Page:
The topic of sex is a very controversial matter especially among teenagers. Teenagers are at a point in their lives where hormones are at a high and they feel the need to indulge in sexual activities. Therefore it is important that teenagers understand the importance of safe sex and the consequences of unprotected sex.
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There are many factors affecting Jamaican high school students as they increasingly participate in unprotected sexual acts and as such condoms should be distributed as they help to reduce these factors; mainly the high teen pregnancy rate, the high STD/STI rate and also the ineffectiveness of abstinence. The first major factor faced by high school students is teenage pregnancy. According to (Guttmacher Institute, 2010), teenagers (aged 15–19) who do not use a contraceptive during sex are twice as likely to become teen mothers; this has become the newest trend among teenage girls.
It has also been noticed among health authorities that there is a significant rise in teenage pregnancies, according to (Watson, 2011) from the Jamaican Gleaner; adolescent pregnancy continues to be a major public-health challenge in Jamaica, approximately 18 per cent of children born in Jamaica are attributed to adolescent girls and as such condoms should be distributed in schools as a counter measure. Watson also stated that more than 60 of every 100 pregnancies (66.2 percent) among adolescent girls in the age group 15-19 years were unplanned in 2008.
As a result of these findings it can clearly be seen that there is a need for condoms to be distributed in schools to help reduce/ control the teenage pregnancy rate. The second major factor is sexually transmitted diseases commonly known as STD’s. According to (Hirsch, L, MD, 2010) STD’s have become increasingly common among teens. It is well known that latex condoms are the only form of birth control that reduces the risk of contracting a STD, and must be used every time.
The Centers for Disease Control and Prevention in 2012 supports this by stating that the correct and consistent use of male latex condoms can reduce the risk of STD transmission, including HIV infection. As a result of this, condoms should be made readily available to students. A study done by (Horn & Keough, 2012) reported that 12 million cases of sexually transmitted diseases occur each year, 3 million (or 25 percent) are among teenagers about 13 percent of youth ages 13 to 19 contract a STD each year; this is a very high percentage of teenagers, if condoms were to be distributed there would be a significant decrease.
Another major factor is the increasing ineffectiveness of abstinence programs. Students have begun to neglect this message as they explore their sexuality. According to (Toledo, 2011) schools using abstinence-only sex education programs have significantly higher teenage pregnancy and birth rates than schools with more comprehensive sex education programs. Supporting this is (Douglas, 2008) who states studies show that most abstinence programs did not delay initiation of sex and only 3 of 9 had any significant positive effects on any sexual behaviour.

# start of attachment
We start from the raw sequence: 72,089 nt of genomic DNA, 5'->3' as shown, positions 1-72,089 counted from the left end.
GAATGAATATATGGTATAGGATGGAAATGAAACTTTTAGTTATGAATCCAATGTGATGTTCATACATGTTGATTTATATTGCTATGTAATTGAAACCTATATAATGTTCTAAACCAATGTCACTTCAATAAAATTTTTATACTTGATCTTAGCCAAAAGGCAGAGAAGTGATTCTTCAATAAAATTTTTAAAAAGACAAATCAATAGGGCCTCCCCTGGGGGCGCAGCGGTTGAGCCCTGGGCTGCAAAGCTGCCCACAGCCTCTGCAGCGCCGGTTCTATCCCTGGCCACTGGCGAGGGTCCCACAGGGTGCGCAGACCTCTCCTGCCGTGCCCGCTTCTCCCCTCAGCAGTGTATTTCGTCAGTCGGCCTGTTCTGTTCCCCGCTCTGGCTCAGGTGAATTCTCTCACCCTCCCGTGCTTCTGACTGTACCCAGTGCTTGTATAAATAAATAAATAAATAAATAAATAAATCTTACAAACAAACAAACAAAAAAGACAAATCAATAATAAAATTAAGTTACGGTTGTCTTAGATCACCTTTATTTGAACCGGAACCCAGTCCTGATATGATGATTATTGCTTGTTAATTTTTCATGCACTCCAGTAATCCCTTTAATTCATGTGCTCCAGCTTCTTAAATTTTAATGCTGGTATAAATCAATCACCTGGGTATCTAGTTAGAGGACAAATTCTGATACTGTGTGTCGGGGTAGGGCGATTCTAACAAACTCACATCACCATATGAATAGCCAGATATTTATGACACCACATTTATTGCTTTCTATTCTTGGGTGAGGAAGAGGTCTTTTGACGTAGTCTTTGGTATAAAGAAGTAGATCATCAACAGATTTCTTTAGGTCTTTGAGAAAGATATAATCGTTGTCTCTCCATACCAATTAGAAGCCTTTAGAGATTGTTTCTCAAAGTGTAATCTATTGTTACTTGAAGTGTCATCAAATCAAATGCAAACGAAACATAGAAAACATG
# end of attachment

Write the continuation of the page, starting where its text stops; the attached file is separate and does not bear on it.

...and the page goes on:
If we cannot convince students to abstain from sexual activities, we should promote safe sex in schools by distributing condoms. An article written by (Stepp, 2007) supports this by stating that a study authorized by Congress in the United States of America in 1997 following 2000 children from elementary or middle school to high school concluded that abstinence-only sex education does not keep teenagers from having sex. Some may argue that condoms should not be distributed in high schools because they promote sexual activities and also due to the fact that schools are institutions of education.
According to (Cullinan, 2004), there will be a problem if teachers distribute condoms, as they will be seen to be promoting sexual activity. Cullinan futher states that education is about providing information; we can provide the information about condoms and where to get them, but they should not be distributed in schools. However, I believe that providing information is not enough, it is better that condoms are easily available to students.
Condoms do not promote sexual activity, they just provide protection; (Quigle, 2003) states that condom availability was not associated with greater sexual activity among adolescents but was associated with greater condom use among those who were already sexually active. Supporting this is (Fisher, 2011) who states that paediatric studies show the availability of condoms does not increase sexual activity but can decrease unintended pregnancy, sexually transmitted diseases and HIV.
In conclusion, I believe that distributing condoms in high school is a great first step as there are many factors affecting Jamaican high school students as they increasingly participate in unprotected sexual acts and as such condoms should be distributed as they help to reduce these factors; mainly the high teen pregnancy rate, the high STD/STI rate and also the ineffectiveness of abstinence.